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G.Skill Trident Z 3000MHz 16GB Kit Review

January 12th, 2016 James Leave a comment Go to comments



It’s been some time since we last looked at Memory/RAM, especially DDR4, in fact we took a look at some modules when we were tested DDR4 on X99 prior to the launch of Skylake. Well now it’s all about DDR4 as Skylake doesn’t support DDR3! Today I will be taking a look at a new Range of RAM modules from G.Skill in the form of this G.Skill TridentZ 3000MHz 16GB Kit (F4-3000C15D-16GTZB).

This Dual Channel 16GB kit comprises of two 8GB modules with a rated maximum speed of 3000MHz and that actually makes it the fastest memory modules we’ve seen here at pcG! But bear in mind that Trident Z modules are available at up to a whopping 4266MHZ! These 3000MHz modules support Intel XMP 2.0 (Extreme Memory Profile) and are equipped with timings of 15-16-16-35 @ 1.35v. In addition to this the RAM modules are also equipped with a Lifetime Warranty.


G.Skill Logo
‘Building on the strong success of G.SKILL Trident series, Trident Z series represents one of the world’s highest performance DDR4 memory designed for the latest 6th generation Intel® Core™ processor on the Z170 series chipset. Using only the best-in-class components and featuring dual-color construction aluminum heat-spreaders, Trident Z series is the state-of-the-art DDR4 solution that combines performance and beauty for PC enthusiasts and extreme overclockers to build an ultra-fast PC or achieve new overclocking records.’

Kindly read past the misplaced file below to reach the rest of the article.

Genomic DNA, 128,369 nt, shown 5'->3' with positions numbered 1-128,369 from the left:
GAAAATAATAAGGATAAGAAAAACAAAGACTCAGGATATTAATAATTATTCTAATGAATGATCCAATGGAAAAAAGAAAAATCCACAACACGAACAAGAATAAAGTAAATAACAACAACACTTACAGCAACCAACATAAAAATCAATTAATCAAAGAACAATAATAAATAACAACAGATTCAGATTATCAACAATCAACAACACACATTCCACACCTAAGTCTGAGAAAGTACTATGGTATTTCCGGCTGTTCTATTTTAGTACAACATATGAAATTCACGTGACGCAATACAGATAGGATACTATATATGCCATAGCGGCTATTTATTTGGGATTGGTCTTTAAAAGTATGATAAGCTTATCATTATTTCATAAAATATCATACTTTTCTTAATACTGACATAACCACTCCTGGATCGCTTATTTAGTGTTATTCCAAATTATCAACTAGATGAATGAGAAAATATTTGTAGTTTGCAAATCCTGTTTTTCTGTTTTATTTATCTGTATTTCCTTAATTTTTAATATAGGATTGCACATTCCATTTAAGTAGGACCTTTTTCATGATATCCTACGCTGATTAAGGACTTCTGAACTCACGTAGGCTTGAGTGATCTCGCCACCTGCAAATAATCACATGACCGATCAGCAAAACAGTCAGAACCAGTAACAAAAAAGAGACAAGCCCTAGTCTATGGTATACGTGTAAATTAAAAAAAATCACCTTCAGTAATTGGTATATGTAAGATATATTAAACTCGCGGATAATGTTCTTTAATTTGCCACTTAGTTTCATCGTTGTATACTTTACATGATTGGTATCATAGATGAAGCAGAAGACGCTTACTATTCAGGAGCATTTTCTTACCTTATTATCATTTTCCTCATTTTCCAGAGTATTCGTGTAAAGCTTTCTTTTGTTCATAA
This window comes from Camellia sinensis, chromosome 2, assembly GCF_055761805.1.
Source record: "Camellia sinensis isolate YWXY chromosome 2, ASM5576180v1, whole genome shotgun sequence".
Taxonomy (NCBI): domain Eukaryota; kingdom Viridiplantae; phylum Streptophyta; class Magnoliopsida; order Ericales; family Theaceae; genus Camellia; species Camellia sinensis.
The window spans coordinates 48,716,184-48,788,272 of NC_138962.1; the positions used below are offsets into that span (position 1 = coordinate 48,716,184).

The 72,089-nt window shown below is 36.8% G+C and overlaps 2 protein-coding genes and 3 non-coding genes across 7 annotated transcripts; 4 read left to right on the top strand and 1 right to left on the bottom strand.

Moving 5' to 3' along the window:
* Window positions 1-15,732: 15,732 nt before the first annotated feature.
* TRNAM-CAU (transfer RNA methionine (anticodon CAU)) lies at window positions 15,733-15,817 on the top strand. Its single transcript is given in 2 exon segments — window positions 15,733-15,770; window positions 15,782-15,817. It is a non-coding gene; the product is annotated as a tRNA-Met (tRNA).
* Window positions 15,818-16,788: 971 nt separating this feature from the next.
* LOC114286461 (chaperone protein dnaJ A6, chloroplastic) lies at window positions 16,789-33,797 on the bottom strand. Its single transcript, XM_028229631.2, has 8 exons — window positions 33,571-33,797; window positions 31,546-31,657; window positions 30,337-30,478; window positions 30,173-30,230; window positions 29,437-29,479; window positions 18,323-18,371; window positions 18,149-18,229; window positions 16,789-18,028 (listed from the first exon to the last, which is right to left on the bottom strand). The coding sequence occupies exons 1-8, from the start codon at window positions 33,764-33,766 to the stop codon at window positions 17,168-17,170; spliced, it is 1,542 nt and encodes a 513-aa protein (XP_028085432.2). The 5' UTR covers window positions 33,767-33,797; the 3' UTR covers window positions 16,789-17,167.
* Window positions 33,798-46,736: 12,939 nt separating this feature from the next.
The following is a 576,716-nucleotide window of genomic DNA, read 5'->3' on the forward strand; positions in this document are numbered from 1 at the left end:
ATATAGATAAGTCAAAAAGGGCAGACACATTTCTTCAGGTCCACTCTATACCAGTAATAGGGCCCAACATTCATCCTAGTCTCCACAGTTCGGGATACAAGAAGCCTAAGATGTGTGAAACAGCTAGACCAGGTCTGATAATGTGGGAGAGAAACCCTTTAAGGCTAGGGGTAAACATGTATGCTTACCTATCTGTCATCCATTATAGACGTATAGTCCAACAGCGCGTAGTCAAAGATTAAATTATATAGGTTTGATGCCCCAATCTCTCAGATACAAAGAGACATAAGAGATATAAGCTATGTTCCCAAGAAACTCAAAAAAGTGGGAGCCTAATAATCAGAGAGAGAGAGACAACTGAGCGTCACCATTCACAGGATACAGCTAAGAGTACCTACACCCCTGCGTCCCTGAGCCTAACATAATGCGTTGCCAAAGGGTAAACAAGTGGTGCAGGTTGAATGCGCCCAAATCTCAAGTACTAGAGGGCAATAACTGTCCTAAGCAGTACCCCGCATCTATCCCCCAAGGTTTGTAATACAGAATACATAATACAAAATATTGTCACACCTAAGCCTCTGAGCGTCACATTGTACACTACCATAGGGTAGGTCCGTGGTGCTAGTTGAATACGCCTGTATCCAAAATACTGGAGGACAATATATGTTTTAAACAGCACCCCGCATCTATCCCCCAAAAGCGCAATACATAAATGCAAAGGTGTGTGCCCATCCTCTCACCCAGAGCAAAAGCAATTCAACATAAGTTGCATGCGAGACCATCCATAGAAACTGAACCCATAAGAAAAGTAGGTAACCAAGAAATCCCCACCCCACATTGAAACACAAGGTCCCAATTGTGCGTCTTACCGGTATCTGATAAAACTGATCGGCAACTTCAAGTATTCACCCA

G.Skill Trident Z - box front G.Skill Trident Z - box back


The G.Skill Trident Z 3000MHz 16GB Kit arrived at pcG in a smart looking glossy, predominately black box enbalzened with an oversized Z. The front of the box highlights the brand, the product name and its DDR4 signature as well as G.Skill’s tag line ‘Performance for the Truly Extreme’. In addition to this there’s a couple of images of the modules themselves as well as an an Intel Core Inside logo in the bottom right.

The back of the box features the same tag line as the front and also a long description of the Trident Z modules as well as a sentence highlighting G.Skill’s Lifetime Warranty and high levels of support!


G.Skill Trident Z - packaging G.Skill Trident Z - packaging open


On opening the box we find that the two modules are protected within a plastic wallet. The sides of the wallet simply clip together making for some trouble free packaging, for a change! Within the plastic wallet we find the modules themselves and a small G.Skill sticker, of course! 😉

At the time of review, the G.Skill Trident Z 3000MHz 16GB Kit (F4-3000C15D-16GTZB) is available from Amazon for approximately £111 and comes with a lifetime warranty.



courtesy of G.Skill

Series Trident Z
Memory Type DDR4
Capacity 16GB (8GBx2)
Multi-Channel Kit Dual Channel Kit
Tested Speed 3000MHz
Tested Latency 15-16-16-35-2N
Tested Voltage 1.35v
Registered/Unbuffered Unbuffered
Error Checking Non-ECC
SPD Speed 2133MHz
SPD Voltage 1.20v
Fan lncluded No
Height 44 mm / 1.73 inch
Warranty Limited Lifetime
Features Intel XMP 2.0 (Extreme Memory Profile) Ready

* Additional details available here



First Impressions


G.Skill Trident Z


First impressions of the G.Skill Trident Z modules are along the lines of; these are some of the best looking modules that I’ve seen! Yes, really they are, the design is unique and striking and I’m sure my photos don’t do them justice. As a slight downside though (and I’ll tell you now to put you out of your misery) there’s no illumination! 🙁


G.Skill Trident Z - front G.Skill Trident Z - back


Luckily though there’s an argument for these Trident Z modules not having illumination as they really look so damn nice as they are. The front of the module is dominated by a brushed aluminium heatsink with a groove about half way across the surface (odd that it’s not inline with the PCB cutout though!). Although once the module is fitted this becomes somewhat irrelevant! Top left we see a nice simple white G.Skill logo on the red plastic section, while on the right we have the Trident Z name and a couple of aggressive looking slices removed from the top of the heatsink. The quality of the machining is very high as is the grainy surface of the aluminium itself. The material is also surprisingly thick, giving the module a weighty, quality feel.